The Ministry of Finance and Mass Media has called upon all stakeholders to make proposals for the budget of 2019 as a contribution to ensure the introduction of a successful budget to build a strong economy and an enriched country.
A country can most certainly be enriched by the good health status and wellbeing of its citizens. In this context, the SLMA being the apex of all academic and professional medical association of Sri Lanka strongly urges you to refrain from granting any tax concessions to the alcohol industry.
We wish to express our concern in relation to the significant reduction in taxation of beer, which was implemented through the budget of 2017. We, therefore, request the Ministry of Finance to increase the taxation of beer, at least to the levels before this tax reduction was implemented.
According to the STEPS Survey 2015 of the Ministry of Health and WHO, the current use of alcohol among males over 15 years was 35% and less than 1% among females
We also request that there should be no relaxation of alcohol retailing regulations at all in the budget of 2019.
The reasons for the above statement are as follows:
- It is firmly established that decreasing the prices of alcohol products will increase its consumption. It is also well established that liberalizing sales (increasing the number of outlets and relaxing retail restrictions) will increase alcohol consumption. Increasing overall consumption will increase all harmful effects of alcohol use: eg:- accidents, suicide, domestic and other forms of violence and illnesses (cirrhosis, strokes, cancers, heart attacks, etc.).
Increasing overall consumption will increase all harmful effects of alcohol use: eg:- accidents, suicide, and illnesses (cirrhosis, strokes, cancers, heart attacks, etc.)
- Many false arguments have been raised directly and indirectly by the alcohol industry which firmly opposes increasing taxation. An increase in taxes and simultaneously in the price of alcohol, will increase the Government revenue and at the same time reduce alcohol consumption. Such a measure will enable the government to collect more revenue and simultaneously reduce the enormous social, economic and health consequences of alcohol consumption.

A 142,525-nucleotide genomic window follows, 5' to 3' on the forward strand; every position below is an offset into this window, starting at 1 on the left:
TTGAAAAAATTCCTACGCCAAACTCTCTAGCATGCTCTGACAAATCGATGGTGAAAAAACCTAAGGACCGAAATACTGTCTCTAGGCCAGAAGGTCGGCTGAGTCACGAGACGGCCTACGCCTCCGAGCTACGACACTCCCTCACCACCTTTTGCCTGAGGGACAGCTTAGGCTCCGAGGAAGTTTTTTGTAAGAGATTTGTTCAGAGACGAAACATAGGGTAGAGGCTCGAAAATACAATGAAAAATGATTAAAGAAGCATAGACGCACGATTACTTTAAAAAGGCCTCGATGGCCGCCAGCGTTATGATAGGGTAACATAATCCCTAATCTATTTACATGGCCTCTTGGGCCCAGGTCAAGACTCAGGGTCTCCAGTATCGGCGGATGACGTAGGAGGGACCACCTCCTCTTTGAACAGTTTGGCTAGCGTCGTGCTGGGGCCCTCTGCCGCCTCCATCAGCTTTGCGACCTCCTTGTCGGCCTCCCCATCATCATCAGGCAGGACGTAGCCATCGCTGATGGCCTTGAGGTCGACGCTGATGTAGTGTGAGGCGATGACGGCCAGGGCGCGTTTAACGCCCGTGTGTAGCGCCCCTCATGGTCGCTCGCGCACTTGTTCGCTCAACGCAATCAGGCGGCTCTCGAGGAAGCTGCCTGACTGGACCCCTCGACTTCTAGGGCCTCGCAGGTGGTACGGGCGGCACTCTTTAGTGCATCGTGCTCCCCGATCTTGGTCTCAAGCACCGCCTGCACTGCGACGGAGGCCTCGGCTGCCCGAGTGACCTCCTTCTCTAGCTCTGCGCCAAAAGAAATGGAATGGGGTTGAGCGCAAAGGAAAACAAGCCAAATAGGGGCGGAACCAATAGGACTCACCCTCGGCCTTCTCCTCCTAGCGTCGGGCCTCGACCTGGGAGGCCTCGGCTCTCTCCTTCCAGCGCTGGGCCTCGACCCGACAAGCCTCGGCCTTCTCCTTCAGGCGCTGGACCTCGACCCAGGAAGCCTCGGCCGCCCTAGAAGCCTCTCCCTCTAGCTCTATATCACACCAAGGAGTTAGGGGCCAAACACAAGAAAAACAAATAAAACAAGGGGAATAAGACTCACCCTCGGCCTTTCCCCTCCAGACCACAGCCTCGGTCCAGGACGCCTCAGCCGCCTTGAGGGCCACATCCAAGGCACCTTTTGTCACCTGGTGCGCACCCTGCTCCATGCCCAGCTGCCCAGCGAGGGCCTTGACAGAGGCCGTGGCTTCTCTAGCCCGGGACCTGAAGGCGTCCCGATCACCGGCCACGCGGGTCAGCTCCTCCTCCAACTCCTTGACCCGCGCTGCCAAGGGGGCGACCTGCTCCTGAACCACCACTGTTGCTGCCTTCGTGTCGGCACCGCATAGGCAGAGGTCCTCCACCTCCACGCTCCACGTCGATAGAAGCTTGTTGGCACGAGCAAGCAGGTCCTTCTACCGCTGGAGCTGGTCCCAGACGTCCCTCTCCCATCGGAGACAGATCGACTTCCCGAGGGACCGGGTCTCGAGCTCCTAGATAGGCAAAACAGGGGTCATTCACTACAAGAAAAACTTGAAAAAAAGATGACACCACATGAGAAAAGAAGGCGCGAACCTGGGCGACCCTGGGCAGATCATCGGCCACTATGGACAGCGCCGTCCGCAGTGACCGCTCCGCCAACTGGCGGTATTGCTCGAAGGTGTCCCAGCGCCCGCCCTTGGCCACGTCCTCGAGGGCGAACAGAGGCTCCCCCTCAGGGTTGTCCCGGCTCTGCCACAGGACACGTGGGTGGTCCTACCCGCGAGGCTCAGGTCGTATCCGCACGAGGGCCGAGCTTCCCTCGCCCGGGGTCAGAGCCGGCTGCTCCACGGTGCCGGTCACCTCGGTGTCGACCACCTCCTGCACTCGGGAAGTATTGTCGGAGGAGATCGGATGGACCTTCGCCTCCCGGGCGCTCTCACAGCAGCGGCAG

- The alcohol industry uses the convenient slogan of illicit alcohol or “kasippu” to mislead successive governments to stop this effective policy measure of increasing the price of alcohol’. The illicit trade should be dealt with by appropriate law enforcement (Police and Excise Departments) and not by the price reduction of alcohol. There are no examples where illicit alcohol production was reduced because of the reduced price of licit alcohol. Estimates also show that the production of illicit alcohol has decreased in Sri Lanka in the recent past.
- The majority of the adult population in Sri Lanka does not indulge in alcohol. According to the STEPS Survey 2015 of the Ministry of Health and WHO, the current use of alcohol among males over 15 years was 35% and less than 1% among females. Presently, over 80% of the population over 15 years in Sri Lanka are not users of alcohol. We wish to reiterate that any policy measures taken on alcohol should ensure that this vast “non- drinking” population is not pushed towards the use of alcohol. Prices and availability are two major forces of such consumption.
- If the spirits users are to be shifted to beer, the price difference between these types of alcohol should be increased. In the Sri Lankan context, what should be done is to increase the price of spirits and not decrease the price of beer.
- The WHO unequivocally recommends that alcohol prices should be increased to reduce consumption. Contrary to popular belief, all alcohol users are not “addicts” - less than 10% of all alcohol users are dependent. Most “heavy” drinkers too are not dependent. The WHO states that increasing prices of alcohol will even reduce the use among heavy drinkers.
- The poorer segments of society who spend about 1/3 of their income on smoking and alcohol would reduce their consumption of these substances when the prices of these are increased. This would help to reduce health inequality and poverty.
The illicit trade should be dealt with by appropriate law enforcement (Police and Excise Departments) and not by the price reduction of alcohol
We sincerely hope that the Ministry of Finance will take these facts into consideration and refrain from reducing the price of alcohol in the budget proposals of 2019.